• Child benefit reform: The minimum threshold when child benefit begins to be lost will rise to £60,000, and the upper threshold, beyond which the benefit is withdrawn altogether, will rise to £80,000. This will aim to support families and potentially positively impact savings.

  • Tax relief changes: The scrapping of tax relief on let-out furnished properties will decrease affected individuals' savings capacity. However, reducing capital gains tax on the sale of residential property and abolishing stamp duty land tax on multiple dwellings will enable impacted citizens to accrue greater savings.

What is the spring budget effect on pensions?

The UK Spring Budget 2024 had several effects on pensions. These include changes to National Insurance Contributions (NIC) and reforms related to pension schemes, which may reinforce the new dawn for retirement planning that has been emerging for some time now.

 Some notable impacts on pensions from the budget are: 

  • Reduction in employee national insurance contributions: This reduction could potentially impact pension contributions favourably.

  • Value for money in Defined Contribution (DC) funds: A proposed new framework for DC schemes, including proposals for public disclosure of asset allocations and performance comparisons with other schemes, may improve long-term outcomes for all DC schemes.

  • Child benefit reform: Changes allowing individuals to earn up to £60,000 a year before offsetting begins, with the rate of offsetting halved, could benefit families and potentially influence pension planning.

  • Lifetime Provider model: The government expressed continued interest in exploring a "lifetime provider" model for DC pensions, aiming to improve outcomes for savers.

Spring budget 2023 vs spring budget 2024

The UK Spring Budgets for 2023 and 2024 differ in a number of areas:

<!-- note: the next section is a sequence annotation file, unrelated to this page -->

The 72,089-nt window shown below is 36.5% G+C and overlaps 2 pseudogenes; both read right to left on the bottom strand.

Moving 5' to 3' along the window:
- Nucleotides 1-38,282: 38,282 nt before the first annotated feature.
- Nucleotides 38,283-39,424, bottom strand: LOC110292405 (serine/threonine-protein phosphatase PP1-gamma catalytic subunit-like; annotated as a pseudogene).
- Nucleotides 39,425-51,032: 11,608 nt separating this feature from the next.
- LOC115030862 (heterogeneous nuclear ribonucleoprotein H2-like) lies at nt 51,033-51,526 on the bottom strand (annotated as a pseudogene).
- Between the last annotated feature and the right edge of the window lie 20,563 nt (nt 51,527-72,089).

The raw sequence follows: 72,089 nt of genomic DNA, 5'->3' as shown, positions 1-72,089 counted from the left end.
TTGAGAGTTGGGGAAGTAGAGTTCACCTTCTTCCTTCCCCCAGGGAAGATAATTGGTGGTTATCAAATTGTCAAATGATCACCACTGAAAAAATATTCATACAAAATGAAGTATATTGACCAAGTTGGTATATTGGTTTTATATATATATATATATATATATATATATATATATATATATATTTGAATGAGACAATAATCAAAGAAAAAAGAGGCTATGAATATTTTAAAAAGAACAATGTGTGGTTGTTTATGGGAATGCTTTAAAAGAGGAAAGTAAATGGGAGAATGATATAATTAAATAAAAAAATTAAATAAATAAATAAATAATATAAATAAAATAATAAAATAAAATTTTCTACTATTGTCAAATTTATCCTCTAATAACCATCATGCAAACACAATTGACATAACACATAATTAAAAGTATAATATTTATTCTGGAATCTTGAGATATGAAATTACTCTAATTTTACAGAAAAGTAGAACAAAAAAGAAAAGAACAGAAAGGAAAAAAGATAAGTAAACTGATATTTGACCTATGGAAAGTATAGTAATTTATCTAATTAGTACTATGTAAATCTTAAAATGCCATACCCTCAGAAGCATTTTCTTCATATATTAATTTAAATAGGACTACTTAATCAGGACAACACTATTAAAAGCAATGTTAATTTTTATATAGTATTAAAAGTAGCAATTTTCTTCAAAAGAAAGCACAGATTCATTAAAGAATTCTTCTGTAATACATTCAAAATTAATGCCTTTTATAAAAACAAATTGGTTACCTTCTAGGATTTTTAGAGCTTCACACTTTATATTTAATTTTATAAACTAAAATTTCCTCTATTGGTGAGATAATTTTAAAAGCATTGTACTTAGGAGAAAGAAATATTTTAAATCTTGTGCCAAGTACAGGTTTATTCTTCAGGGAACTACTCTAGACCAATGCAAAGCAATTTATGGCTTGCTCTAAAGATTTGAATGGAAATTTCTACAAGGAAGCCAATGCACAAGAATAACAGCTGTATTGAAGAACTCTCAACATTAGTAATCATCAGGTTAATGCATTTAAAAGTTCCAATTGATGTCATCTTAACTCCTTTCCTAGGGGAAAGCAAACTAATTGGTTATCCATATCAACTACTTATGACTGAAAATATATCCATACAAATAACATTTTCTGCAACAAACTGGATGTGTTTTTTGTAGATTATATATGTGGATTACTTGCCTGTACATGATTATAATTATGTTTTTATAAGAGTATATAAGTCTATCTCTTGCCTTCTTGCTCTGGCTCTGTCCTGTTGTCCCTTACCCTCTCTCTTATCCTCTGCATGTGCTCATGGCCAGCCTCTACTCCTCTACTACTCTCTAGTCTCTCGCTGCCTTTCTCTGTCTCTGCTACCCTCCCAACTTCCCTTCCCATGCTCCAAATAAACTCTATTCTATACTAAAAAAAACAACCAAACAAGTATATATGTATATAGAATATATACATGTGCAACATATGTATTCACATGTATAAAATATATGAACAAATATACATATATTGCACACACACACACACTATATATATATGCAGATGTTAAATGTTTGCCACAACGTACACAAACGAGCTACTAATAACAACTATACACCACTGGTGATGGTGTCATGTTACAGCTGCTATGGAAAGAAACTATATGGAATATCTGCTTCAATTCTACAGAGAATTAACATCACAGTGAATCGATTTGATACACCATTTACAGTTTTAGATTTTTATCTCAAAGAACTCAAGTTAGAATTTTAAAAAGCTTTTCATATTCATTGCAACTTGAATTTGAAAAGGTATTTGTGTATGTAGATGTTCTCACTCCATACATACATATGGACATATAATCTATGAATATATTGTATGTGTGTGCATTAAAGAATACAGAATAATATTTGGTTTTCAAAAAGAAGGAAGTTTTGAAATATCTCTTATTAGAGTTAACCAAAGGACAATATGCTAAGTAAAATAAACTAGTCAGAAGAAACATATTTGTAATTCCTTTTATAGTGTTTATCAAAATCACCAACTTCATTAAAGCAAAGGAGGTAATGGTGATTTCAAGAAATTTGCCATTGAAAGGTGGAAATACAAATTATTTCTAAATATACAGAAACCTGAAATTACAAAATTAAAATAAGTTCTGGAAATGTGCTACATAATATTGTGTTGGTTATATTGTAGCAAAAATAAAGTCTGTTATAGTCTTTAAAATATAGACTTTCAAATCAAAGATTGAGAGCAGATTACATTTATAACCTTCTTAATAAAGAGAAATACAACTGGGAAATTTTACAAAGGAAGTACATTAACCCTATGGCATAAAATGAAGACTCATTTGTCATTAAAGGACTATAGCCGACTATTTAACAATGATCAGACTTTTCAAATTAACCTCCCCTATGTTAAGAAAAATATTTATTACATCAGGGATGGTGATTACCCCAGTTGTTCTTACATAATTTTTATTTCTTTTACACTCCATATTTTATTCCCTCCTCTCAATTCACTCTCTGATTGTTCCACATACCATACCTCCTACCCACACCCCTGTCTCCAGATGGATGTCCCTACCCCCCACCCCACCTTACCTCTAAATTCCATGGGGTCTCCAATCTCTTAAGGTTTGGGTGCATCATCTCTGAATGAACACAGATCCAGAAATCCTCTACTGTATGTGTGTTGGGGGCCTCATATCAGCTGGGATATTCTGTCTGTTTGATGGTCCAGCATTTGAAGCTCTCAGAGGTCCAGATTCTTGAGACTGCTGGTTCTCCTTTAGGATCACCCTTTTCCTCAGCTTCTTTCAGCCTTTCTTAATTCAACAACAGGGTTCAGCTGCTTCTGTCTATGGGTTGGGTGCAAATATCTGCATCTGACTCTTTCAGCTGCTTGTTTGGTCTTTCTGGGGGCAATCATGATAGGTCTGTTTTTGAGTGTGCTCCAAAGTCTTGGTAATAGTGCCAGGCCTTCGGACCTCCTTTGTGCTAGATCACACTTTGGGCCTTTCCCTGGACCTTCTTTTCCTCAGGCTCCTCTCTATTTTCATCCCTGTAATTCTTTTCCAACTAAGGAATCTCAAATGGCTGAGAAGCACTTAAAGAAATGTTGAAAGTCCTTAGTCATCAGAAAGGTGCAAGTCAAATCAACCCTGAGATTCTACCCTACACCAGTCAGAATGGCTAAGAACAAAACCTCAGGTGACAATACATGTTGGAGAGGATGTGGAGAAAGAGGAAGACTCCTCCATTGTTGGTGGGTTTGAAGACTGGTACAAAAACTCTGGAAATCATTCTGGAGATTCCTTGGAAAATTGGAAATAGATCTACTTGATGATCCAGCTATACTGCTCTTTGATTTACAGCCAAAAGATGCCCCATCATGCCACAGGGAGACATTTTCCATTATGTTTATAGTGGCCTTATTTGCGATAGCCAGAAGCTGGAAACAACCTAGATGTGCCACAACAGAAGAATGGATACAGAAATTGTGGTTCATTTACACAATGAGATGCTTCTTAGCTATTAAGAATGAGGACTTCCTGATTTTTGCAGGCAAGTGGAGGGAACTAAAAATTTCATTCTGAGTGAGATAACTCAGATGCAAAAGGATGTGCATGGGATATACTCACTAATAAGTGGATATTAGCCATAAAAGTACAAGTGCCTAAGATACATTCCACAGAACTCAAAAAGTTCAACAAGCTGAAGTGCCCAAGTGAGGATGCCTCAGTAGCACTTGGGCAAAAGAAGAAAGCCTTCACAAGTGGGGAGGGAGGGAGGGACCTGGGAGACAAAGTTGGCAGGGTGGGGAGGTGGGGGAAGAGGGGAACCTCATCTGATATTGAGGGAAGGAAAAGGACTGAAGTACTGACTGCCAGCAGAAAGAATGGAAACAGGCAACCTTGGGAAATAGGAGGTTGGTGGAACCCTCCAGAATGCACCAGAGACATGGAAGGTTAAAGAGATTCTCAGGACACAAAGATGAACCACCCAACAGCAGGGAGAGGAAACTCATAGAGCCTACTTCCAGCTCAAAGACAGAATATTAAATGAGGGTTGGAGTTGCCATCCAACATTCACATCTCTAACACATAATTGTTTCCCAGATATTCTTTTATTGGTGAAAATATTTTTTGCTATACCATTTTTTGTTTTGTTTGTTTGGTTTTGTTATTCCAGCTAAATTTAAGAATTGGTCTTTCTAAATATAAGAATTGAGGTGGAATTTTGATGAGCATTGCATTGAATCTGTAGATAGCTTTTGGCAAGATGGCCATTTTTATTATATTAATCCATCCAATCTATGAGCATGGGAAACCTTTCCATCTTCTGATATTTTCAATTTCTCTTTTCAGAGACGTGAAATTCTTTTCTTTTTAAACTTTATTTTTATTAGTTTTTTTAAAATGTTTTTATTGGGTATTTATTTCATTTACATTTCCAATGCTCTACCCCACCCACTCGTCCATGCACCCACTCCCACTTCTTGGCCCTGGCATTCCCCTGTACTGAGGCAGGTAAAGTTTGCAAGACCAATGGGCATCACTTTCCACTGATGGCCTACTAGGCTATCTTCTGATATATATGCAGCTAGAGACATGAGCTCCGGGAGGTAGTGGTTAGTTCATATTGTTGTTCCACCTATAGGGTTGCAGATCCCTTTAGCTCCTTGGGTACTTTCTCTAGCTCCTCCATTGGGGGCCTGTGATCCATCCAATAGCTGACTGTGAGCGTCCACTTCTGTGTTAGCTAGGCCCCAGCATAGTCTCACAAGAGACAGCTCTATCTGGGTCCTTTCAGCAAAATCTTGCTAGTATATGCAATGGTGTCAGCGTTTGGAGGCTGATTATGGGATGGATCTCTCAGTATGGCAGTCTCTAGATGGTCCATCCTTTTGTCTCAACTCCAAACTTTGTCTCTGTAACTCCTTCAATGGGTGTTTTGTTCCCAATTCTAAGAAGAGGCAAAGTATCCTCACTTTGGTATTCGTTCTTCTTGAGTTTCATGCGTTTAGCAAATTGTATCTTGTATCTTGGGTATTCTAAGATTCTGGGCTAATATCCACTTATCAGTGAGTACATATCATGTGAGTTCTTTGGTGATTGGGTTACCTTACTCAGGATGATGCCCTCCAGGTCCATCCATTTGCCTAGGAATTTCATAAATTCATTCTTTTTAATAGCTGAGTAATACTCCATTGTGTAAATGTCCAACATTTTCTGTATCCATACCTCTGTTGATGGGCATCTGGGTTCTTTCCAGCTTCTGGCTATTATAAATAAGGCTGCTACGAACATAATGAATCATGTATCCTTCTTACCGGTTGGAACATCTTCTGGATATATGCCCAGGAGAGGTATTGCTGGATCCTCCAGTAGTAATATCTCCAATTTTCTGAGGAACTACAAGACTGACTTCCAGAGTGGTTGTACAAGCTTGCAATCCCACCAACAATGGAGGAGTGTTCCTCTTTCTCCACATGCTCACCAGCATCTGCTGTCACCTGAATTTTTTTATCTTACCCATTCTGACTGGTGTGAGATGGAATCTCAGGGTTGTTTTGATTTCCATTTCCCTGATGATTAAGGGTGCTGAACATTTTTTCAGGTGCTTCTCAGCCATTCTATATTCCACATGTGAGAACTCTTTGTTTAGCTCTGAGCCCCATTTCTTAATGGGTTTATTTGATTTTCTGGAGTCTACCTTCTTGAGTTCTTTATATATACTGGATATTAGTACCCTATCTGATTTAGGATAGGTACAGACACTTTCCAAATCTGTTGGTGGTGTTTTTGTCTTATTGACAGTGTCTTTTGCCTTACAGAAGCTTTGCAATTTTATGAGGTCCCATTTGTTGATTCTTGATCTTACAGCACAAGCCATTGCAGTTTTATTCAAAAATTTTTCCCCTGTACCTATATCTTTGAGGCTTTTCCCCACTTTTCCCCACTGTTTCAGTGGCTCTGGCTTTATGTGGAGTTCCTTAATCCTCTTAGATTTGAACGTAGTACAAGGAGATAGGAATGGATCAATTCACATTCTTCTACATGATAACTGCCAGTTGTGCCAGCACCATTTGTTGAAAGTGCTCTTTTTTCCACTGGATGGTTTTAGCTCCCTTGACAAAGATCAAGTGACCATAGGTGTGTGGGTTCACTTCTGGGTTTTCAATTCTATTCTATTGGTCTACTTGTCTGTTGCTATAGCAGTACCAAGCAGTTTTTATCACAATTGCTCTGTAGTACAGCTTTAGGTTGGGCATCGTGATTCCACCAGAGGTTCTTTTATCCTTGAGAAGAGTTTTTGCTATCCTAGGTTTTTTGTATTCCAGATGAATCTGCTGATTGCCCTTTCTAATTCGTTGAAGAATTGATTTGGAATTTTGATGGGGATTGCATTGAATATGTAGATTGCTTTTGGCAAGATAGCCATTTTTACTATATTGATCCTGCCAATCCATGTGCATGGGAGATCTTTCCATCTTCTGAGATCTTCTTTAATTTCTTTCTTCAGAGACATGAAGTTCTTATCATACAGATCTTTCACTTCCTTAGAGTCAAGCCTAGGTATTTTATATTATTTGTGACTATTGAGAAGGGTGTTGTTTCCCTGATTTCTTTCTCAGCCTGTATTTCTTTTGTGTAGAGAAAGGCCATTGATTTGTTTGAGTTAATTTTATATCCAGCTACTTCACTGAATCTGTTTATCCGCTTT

2023: Aimed to boost economic growth, reduce government debt, and address productivity and regional inequalities. 

2024: Aimed to deliver lower taxes, more investment, and better public services, with a focus on individual taxation rather than businesses.


2023: Support for businesses and households, investments in infrastructure, and initiatives to increase workforce participation.

2024: Reduction in Employee National Insurance contributions, changes in taxation for non-domiciled individuals, and adjustments in VAT registration thresholds.

Tax Changes 

2023: Adjustments to pension contributions, changes in National Insurance Contributions, and reforms in various sectors.

2024: Reduction in NIC rates, changes in Child Benefit rules, and reforms in inheritance tax and stamp duty land tax.


2023: Improved economic outlooks, reduced inflation, increased real wages, and forecasts for GDP growth.

2024: Potential savings for employees, adjustments in tax relief, and changes in tax structures affecting savings and disposable incomes.

Overall, the Spring Budget 2023 focused on broader economic growth and productivity issues. The Spring Budget 2024, meanwhile, targeted individual taxation, savings, and specific sectoral incentives to drive growth and address key financial challenges amid continuing fears of a UK recession.

Looking to work with Unbiased?

When the financial landscape changes, a growing number of people realise they need financial advice to stay on track.

Unbiased Pro can deliver new clients straight to your inbox and give you all the tools you need to convert leads into customers. Achieving growth as a financial adviser just got easier. 

About the author
Unbiased Team
Insights from our team of writers.

More articles